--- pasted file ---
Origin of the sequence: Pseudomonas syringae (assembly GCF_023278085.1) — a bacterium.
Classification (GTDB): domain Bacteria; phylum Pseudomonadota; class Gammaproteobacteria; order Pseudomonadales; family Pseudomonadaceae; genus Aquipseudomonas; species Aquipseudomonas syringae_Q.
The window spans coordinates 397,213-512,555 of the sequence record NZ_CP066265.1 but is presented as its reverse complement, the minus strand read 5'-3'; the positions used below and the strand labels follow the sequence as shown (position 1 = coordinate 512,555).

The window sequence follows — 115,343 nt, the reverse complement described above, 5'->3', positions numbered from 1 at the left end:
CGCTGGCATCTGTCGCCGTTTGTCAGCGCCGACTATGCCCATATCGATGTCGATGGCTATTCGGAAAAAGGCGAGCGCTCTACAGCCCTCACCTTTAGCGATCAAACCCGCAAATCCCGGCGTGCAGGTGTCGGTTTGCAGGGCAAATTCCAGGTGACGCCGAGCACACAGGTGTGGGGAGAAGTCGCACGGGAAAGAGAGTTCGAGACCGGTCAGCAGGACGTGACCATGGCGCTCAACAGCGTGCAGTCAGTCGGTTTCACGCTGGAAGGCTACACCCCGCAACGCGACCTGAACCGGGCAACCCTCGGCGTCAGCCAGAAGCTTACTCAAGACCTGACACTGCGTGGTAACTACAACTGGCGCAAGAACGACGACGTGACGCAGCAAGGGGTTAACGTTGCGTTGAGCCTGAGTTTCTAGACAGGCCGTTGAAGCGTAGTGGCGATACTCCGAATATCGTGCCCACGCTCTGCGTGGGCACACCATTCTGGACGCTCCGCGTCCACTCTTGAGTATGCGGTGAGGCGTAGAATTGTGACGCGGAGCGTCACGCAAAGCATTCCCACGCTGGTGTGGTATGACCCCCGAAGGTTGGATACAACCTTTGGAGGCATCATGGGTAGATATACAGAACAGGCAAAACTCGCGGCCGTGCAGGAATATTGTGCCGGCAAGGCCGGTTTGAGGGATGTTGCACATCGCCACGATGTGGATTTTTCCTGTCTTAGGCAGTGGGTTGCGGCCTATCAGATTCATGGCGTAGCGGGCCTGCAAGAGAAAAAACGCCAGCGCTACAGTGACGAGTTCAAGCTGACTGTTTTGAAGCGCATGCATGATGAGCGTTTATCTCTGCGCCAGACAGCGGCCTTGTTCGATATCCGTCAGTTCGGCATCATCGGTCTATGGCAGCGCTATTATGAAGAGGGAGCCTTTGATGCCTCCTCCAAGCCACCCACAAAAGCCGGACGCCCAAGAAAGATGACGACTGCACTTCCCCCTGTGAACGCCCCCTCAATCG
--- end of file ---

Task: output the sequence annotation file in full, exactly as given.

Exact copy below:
Origin of the sequence: Pseudomonas syringae (assembly GCF_023278085.1) — a bacterium.
Classification (GTDB): domain Bacteria; phylum Pseudomonadota; class Gammaproteobacteria; order Pseudomonadales; family Pseudomonadaceae; genus Aquipseudomonas; species Aquipseudomonas syringae_Q.
The window spans coordinates 397,213-512,555 of the sequence record NZ_CP066265.1 but is presented as its reverse complement, the minus strand read 5'-3'; the positions used below and the strand labels follow the sequence as shown (position 1 = coordinate 512,555).

The window sequence follows — 115,343 nt, the reverse complement described above, 5'->3', positions numbered from 1 at the left end:
CGCTGGCATCTGTCGCCGTTTGTCAGCGCCGACTATGCCCATATCGATGTCGATGGCTATTCGGAAAAAGGCGAGCGCTCTACAGCCCTCACCTTTAGCGATCAAACCCGCAAATCCCGGCGTGCAGGTGTCGGTTTGCAGGGCAAATTCCAGGTGACGCCGAGCACACAGGTGTGGGGAGAAGTCGCACGGGAAAGAGAGTTCGAGACCGGTCAGCAGGACGTGACCATGGCGCTCAACAGCGTGCAGTCAGTCGGTTTCACGCTGGAAGGCTACACCCCGCAACGCGACCTGAACCGGGCAACCCTCGGCGTCAGCCAGAAGCTTACTCAAGACCTGACACTGCGTGGTAACTACAACTGGCGCAAGAACGACGACGTGACGCAGCAAGGGGTTAACGTTGCGTTGAGCCTGAGTTTCTAGACAGGCCGTTGAAGCGTAGTGGCGATACTCCGAATATCGTGCCCACGCTCTGCGTGGGCACACCATTCTGGACGCTCCGCGTCCACTCTTGAGTATGCGGTGAGGCGTAGAATTGTGACGCGGAGCGTCACGCAAAGCATTCCCACGCTGGTGTGGTATGACCCCCGAAGGTTGGATACAACCTTTGGAGGCATCATGGGTAGATATACAGAACAGGCAAAACTCGCGGCCGTGCAGGAATATTGTGCCGGCAAGGCCGGTTTGAGGGATGTTGCACATCGCCACGATGTGGATTTTTCCTGTCTTAGGCAGTGGGTTGCGGCCTATCAGATTCATGGCGTAGCGGGCCTGCAAGAGAAAAAACGCCAGCGCTACAGTGACGAGTTCAAGCTGACTGTTTTGAAGCGCATGCATGATGAGCGTTTATCTCTGCGCCAGACAGCGGCCTTGTTCGATATCCGTCAGTTCGGCATCATCGGTCTATGGCAGCGCTATTATGAAGAGGGAGCCTTTGATGCCTCCTCCAAGCCACCCACAAAAGCCGGACGCCCAAGAAAGATGACGACTGCACTTCCCCCTGTGAACGCCCCCTCAATCG